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Jonathan Batchelor
Healthcare legislation expected to reach the Senate floor this weekend is projected to cost $848 billion and reduce the federal budget deficit by $130 billion over 10 years, according to the Congressional Budget Office (CBO).
In a reversal of its 2002 recommendations, the U.S. Preventive Services Task Force (USPSTF) has issued new guidelines against routine screening mammography in women aged 40 to 49 years, against teaching women breast self-examination and advocating biennial screening mammography only for women aged 50 to 74 years.
The pace of research in functional imaging moves at a fast clip, with breakthroughs at the laboratory bench promising new treatments in the clinical setting. Getting from point A to point B, however, is rarely a seamless transition.

Take the biomarker 11C-choline, for example. The compound has successfully been applied for PET imaging of prostate cancer, bladder cancer and other solid malignancies. Although the radiotracer has shown strength for cancer detection, its observed sensitivity has shown great variance.
The fusion of 11C-choline PET data with high-resolution anatomic imaging (such as future hybrid PET/MRI systems) may offer the potential to guide targeted prostate biopsies and to noninvasively select high-risk prostate cancer patients for definitive treatments such as surgery or radiotherapy, according to research published in the October issue of the Journal of Nuclear Medicine.
A single breath hold of 20 seconds can enable more precise measurements of maximum standardized uptake value, especially in the lower lung field and for small tumors--which may be affected by respiratory motion--according to research published in this months Journal of Nuclear Medicine.
Medical imaging IT developer UltraRAD has signed Minneapolis-based NXC Imaging as a reseller of its products.
Medical image management application developer UltraRAD has completed an installation of the firm's UltraWEB, with orthopedic software, at Health Care Midwest of Kalamazoo, Mich.
An ongoing series of unfortunate events broke down existing radiation dose safety protocols in the CT perfusion unit at Cedars-Sinai Medical Center in Los Angeles. Although the investigation into the cause of the cascade of failure is ongoing, some data has emerged.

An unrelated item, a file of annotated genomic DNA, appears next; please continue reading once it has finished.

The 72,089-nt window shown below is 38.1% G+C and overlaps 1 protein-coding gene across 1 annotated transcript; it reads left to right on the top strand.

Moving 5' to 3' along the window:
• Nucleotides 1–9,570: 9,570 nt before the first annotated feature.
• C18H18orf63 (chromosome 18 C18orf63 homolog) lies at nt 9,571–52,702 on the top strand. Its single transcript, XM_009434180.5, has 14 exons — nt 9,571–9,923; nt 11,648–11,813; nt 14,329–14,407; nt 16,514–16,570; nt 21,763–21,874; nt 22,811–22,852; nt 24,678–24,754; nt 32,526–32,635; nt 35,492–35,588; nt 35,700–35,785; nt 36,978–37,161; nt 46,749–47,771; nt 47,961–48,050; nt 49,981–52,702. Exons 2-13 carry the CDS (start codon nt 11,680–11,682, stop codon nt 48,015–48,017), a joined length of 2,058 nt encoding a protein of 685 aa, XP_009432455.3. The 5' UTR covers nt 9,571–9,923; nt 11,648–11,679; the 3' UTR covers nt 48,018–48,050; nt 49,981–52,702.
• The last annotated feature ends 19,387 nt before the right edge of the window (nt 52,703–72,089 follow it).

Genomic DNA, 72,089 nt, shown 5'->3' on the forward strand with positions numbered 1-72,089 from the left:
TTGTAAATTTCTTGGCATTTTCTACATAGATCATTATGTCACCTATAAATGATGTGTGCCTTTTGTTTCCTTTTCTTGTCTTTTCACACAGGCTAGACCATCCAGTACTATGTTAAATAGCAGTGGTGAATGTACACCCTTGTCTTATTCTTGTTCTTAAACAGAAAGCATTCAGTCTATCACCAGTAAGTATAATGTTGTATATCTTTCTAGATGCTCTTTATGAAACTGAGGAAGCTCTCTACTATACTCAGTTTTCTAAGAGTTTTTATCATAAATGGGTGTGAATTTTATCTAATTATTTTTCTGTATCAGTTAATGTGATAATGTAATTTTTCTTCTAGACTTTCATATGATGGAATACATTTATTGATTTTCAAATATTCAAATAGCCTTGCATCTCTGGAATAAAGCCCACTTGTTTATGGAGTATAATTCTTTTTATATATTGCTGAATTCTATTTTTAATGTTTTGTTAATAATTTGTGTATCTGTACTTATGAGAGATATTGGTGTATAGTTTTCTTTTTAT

Over an 18-month period, 206 CT brain perfusion patients at the facility received radiation doses that were approximately eight times higher than the expected level. Hospital officials said there was a misunderstanding about an embedded default setting applied by the CT system that resulted in a higher than expected amount of radiation.

Could IT have alerted personnel to the problem sooner? Without a thorough analysis of the entire system at the facility, the answer is a firm maybe. However, PACS professionals may want to seriously consider implementing the capabilities of the DICOM Dose Structured Report (SR) object in their practice to help mitigate events such as these.

The summer of 2009 has, at long last, come to a close. However, the fiery rhetoric of partisan interests in the on-going debate over healthcare reform shows no sign of cooling down. The current drama over the provision of healthcare is not a new or original topic in the political discourse of the United States.

The capabilities of advanced visualization imaging technology seemingly grow on a monthly basis. Not only can these applications bring new service lines onboard a practice, they also can help to lower patient radiation dose.

A team from the departments of radiology and vascular surgery at the University of Wisconsin-Madison, have used post-acquisition CT data processing to enable the use of nonenhanced CT for the detection of endoleak in the repair of endovascular abdominal aortic aneurysms.